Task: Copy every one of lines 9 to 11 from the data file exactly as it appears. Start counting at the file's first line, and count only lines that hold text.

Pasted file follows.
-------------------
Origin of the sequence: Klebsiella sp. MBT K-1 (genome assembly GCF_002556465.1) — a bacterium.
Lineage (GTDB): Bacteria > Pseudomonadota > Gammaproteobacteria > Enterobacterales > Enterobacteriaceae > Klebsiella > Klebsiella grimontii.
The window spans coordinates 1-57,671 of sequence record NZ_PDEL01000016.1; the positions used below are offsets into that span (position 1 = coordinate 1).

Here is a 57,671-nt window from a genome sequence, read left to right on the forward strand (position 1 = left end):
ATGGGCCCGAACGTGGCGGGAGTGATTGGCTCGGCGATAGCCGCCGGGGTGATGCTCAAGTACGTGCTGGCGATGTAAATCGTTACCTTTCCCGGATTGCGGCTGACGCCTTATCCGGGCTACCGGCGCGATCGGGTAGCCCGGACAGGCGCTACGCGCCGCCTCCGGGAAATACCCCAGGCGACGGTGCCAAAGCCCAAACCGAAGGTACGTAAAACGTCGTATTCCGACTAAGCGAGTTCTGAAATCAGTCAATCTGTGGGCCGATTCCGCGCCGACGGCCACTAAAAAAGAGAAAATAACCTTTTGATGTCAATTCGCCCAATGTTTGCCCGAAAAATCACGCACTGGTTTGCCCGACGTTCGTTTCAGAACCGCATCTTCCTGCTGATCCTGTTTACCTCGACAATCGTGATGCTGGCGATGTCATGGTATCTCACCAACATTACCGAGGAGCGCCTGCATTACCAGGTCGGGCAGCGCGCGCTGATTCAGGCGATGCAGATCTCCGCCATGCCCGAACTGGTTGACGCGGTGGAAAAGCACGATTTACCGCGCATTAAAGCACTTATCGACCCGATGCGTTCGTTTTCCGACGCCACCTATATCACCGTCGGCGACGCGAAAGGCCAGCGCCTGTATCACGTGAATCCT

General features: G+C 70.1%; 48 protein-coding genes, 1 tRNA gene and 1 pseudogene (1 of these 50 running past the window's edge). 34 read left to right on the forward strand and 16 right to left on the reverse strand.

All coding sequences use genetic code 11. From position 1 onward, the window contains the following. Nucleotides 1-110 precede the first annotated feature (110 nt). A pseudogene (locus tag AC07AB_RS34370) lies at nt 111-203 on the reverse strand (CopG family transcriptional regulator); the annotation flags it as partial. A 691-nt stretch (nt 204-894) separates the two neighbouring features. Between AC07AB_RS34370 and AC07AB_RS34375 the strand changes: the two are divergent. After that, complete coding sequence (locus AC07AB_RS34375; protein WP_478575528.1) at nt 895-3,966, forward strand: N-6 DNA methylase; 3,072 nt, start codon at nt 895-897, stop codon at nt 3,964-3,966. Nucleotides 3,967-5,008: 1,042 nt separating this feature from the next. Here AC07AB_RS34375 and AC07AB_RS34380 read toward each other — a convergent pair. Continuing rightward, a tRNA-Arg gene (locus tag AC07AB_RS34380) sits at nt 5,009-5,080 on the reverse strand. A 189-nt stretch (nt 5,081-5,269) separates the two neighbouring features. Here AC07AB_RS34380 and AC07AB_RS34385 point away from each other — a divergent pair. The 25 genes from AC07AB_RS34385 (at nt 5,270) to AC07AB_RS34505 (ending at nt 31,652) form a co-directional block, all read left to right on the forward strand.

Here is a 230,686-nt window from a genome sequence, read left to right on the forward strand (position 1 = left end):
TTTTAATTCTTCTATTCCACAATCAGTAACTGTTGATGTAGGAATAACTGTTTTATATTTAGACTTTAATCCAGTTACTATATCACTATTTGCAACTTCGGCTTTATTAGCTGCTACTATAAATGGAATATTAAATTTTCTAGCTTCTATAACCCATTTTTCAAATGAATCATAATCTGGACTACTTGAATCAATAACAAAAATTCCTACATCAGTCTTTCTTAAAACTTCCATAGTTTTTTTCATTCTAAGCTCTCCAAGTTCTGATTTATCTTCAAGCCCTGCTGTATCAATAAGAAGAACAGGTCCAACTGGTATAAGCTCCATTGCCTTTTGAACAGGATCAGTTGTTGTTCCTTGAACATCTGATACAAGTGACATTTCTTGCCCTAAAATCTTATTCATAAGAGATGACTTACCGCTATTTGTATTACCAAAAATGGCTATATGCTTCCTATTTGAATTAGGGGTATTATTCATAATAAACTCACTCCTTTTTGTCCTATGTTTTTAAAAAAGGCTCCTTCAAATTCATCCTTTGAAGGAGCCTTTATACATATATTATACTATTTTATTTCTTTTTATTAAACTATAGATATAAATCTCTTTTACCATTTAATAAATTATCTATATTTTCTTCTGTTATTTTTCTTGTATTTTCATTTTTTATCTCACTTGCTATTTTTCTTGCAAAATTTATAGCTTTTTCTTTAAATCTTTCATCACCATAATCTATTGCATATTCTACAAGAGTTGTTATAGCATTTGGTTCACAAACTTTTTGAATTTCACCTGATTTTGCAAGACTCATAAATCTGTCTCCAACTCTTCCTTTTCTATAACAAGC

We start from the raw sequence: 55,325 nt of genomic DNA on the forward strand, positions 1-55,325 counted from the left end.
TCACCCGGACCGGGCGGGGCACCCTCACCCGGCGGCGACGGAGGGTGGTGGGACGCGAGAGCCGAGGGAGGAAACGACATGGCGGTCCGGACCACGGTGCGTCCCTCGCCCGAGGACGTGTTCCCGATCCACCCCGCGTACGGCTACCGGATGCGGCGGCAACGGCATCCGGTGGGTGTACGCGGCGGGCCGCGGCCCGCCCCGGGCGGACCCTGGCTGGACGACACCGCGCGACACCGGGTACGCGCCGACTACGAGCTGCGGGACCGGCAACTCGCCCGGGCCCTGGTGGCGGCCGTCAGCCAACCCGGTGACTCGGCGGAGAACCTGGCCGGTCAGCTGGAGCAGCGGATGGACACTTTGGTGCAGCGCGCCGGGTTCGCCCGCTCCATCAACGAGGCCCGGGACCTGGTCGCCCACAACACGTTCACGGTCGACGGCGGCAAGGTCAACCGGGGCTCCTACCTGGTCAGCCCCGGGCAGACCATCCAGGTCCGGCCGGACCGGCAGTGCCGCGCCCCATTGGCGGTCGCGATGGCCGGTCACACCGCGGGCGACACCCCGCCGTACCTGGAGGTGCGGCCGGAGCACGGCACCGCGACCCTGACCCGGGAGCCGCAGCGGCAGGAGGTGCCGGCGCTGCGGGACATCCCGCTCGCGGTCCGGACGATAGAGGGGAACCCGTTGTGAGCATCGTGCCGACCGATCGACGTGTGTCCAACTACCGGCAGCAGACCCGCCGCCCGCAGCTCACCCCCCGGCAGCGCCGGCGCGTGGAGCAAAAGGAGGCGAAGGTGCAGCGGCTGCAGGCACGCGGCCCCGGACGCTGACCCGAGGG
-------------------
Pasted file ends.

TTTTAATTCTTCTATTCCACAATCAGTAACTGTTGATGTAGGAATAACTGTTTTATATTTAGACTTTAATCCAGTTACTATATCACTATTTGCAACTTCGGCTTTATTAGCTGCTACTATAAATGGAATATTAAATTTTCTAGCTTCTATAACCCATTTTTCAAATGAATCATAATCTGGACTACTTGAATCAATAACAAAAATTCCTACATCAGTCTTTCTTAAAACTTCCATAGTTTTTTTCATTCTAAGCTCTCCAAGTTCTGATTTATCTTCAAGCCCTGCTGTATCAATAAGAAGAACAGGTCCAACTGGTATAAGCTCCATTGCCTTTTGAACAGGATCAGTTGTTGTTCCTTGAACATCTGATACAAGTGACATTTCTTGCCCTAAAATCTTATTCATAAGAGATGACTTACCGCTATTTGTATTACCAAAAATGGCTATATGCTTCCTATTTGAATTAGGGGTATTATTCATAATAAACTCACTCCTTTTTGTCCTATGTTTTTAAAAAAGGCTCCTTCAAATTCATCCTTTGAAGGAGCCTTTATACATATATTATACTATTTTATTTCTTTTTATTAAACTATAGATATAAATCTCTTTTACCATTTAATAAATTATCTATATTTTCTTCTGTTATTTTTCTTGTATTTTCATTTTTTATCTCACTTGCTATTTTTCTTGCAAAATTTATAGCTTTTTCTTTAAATCTTTCATCACCATAATCTATTGCATATTCTACAAGAGTTGTTATAGCATTTGGTTCACAAACTTTTTGAATTTCACCTGATTTTGCAAGACTCATAAATCTGTCTCCAACTCTTCCTTTTCTATAACAAGC

We start from the raw sequence: 55,325 nt of genomic DNA on the forward strand, positions 1-55,325 counted from the left end.
TCACCCGGACCGGGCGGGGCACCCTCACCCGGCGGCGACGGAGGGTGGTGGGACGCGAGAGCCGAGGGAGGAAACGACATGGCGGTCCGGACCACGGTGCGTCCCTCGCCCGAGGACGTGTTCCCGATCCACCCCGCGTACGGCTACCGGATGCGGCGGCAACGGCATCCGGTGGGTGTACGCGGCGGGCCGCGGCCCGCCCCGGGCGGACCCTGGCTGGACGACACCGCGCGACACCGGGTACGCGCCGACTACGAGCTGCGGGACCGGCAACTCGCCCGGGCCCTGGTGGCGGCCGTCAGCCAACCCGGTGACTCGGCGGAGAACCTGGCCGGTCAGCTGGAGCAGCGGATGGACACTTTGGTGCAGCGCGCCGGGTTCGCCCGCTCCATCAACGAGGCCCGGGACCTGGTCGCCCACAACACGTTCACGGTCGACGGCGGCAAGGTCAACCGGGGCTCCTACCTGGTCAGCCCCGGGCAGACCATCCAGGTCCGGCCGGACCGGCAGTGCCGCGCCCCATTGGCGGTCGCGATGGCCGGTCACACCGCGGGCGACACCCCGCCGTACCTGGAGGTGCGGCCGGAGCACGGCACCGCGACCCTGACCCGGGAGCCGCAGCGGCAGGAGGTGCCGGCGCTGCGGGACATCCCGCTCGCGGTCCGGACGATAGAGGGGAACCCGTTGTGAGCATCGTGCCGACCGATCGACGTGTGTCCAACTACCGGCAGCAGACCCGCCGCCCGCAGCTCACCCCCCGGCAGCGCCGGCGCGTGGAGCAAAAGGAGGCGAAGGTGCAGCGGCTGCAGGCACGCGGCCCCGGACGCTGACCCGAGGG